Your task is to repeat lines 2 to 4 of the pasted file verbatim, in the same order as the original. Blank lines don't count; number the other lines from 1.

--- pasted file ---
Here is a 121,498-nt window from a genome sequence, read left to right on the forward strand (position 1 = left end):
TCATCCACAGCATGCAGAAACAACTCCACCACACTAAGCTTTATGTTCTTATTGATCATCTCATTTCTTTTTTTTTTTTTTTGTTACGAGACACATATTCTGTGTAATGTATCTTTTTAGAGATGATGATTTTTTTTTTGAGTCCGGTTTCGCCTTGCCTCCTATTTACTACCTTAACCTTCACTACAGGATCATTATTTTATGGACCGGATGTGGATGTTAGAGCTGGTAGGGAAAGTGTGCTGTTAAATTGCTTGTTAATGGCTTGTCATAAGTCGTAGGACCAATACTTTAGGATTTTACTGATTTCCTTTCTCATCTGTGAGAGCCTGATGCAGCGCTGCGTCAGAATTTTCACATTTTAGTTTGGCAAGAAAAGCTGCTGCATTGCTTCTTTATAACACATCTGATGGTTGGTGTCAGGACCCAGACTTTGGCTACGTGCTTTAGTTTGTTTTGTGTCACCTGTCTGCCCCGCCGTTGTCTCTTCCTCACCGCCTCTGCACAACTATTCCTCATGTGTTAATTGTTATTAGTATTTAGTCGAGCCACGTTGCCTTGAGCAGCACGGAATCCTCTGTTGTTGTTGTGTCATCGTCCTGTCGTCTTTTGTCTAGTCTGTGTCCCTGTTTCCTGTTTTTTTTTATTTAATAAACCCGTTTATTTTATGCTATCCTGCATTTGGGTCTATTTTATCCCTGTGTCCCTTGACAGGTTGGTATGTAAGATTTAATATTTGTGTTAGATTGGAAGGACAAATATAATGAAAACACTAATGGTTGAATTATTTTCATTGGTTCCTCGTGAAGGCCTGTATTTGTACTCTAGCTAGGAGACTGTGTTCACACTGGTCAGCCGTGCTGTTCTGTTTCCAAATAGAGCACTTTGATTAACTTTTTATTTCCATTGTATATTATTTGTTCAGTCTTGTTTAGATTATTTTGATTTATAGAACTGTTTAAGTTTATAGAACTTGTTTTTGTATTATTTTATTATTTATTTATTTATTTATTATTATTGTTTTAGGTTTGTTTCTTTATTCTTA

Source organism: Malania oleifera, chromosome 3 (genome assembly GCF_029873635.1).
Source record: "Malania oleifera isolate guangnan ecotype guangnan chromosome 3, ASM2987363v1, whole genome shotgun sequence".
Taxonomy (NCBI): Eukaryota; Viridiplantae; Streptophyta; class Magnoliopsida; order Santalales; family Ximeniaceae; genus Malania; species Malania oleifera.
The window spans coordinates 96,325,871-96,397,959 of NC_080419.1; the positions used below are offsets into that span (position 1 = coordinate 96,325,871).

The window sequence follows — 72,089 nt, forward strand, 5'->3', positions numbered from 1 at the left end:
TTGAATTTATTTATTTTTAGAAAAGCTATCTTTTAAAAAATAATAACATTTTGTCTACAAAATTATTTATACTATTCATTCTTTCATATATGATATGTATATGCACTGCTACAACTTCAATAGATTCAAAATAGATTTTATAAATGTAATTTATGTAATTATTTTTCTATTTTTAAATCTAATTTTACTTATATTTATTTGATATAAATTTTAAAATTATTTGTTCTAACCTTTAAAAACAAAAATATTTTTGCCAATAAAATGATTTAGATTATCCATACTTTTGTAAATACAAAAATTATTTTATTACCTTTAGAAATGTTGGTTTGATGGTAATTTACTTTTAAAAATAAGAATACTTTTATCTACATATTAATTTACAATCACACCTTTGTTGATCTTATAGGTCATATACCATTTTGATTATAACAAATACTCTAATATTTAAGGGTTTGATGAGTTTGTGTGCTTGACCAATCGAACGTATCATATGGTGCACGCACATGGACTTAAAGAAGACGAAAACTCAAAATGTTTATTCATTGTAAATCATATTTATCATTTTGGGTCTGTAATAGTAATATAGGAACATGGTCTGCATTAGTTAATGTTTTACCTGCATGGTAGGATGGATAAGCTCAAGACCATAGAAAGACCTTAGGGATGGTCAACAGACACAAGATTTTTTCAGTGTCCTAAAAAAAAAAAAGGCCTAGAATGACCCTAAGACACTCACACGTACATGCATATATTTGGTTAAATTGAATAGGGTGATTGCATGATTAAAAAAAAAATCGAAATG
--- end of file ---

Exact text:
TCATCCACAGCATGCAGAAACAACTCCACCACACTAAGCTTTATGTTCTTATTGATCATCTCATTTCTTTTTTTTTTTTTTTGTTACGAGACACATATTCTGTGTAATGTATCTTTTTAGAGATGATGATTTTTTTTTTGAGTCCGGTTTCGCCTTGCCTCCTATTTACTACCTTAACCTTCACTACAGGATCATTATTTTATGGACCGGATGTGGATGTTAGAGCTGGTAGGGAAAGTGTGCTGTTAAATTGCTTGTTAATGGCTTGTCATAAGTCGTAGGACCAATACTTTAGGATTTTACTGATTTCCTTTCTCATCTGTGAGAGCCTGATGCAGCGCTGCGTCAGAATTTTCACATTTTAGTTTGGCAAGAAAAGCTGCTGCATTGCTTCTTTATAACACATCTGATGGTTGGTGTCAGGACCCAGACTTTGGCTACGTGCTTTAGTTTGTTTTGTGTCACCTGTCTGCCCCGCCGTTGTCTCTTCCTCACCGCCTCTGCACAACTATTCCTCATGTGTTAATTGTTATTAGTATTTAGTCGAGCCACGTTGCCTTGAGCAGCACGGAATCCTCTGTTGTTGTTGTGTCATCGTCCTGTCGTCTTTTGTCTAGTCTGTGTCCCTGTTTCCTGTTTTTTTTTATTTAATAAACCCGTTTATTTTATGCTATCCTGCATTTGGGTCTATTTTATCCCTGTGTCCCTTGACAGGTTGGTATGTAAGATTTAATATTTGTGTTAGATTGGAAGGACAAATATAATGAAAACACTAATGGTTGAATTATTTTCATTGGTTCCTCGTGAAGGCCTGTATTTGTACTCTAGCTAGGAGACTGTGTTCACACTGGTCAGCCGTGCTGTTCTGTTTCCAAATAGAGCACTTTGATTAACTTTTTATTTCCATTGTATATTATTTGTTCAGTCTTGTTTAGATTATTTTGATTTATAGAACTGTTTAAGTTTATAGAACTTGTTTTTGTATTATTTTATTATTTATTTATTTATTTATTATTATTGTTTTAGGTTTGTTTCTTTATTCTTA

Source organism: Malania oleifera, chromosome 3 (genome assembly GCF_029873635.1).
Source record: "Malania oleifera isolate guangnan ecotype guangnan chromosome 3, ASM2987363v1, whole genome shotgun sequence".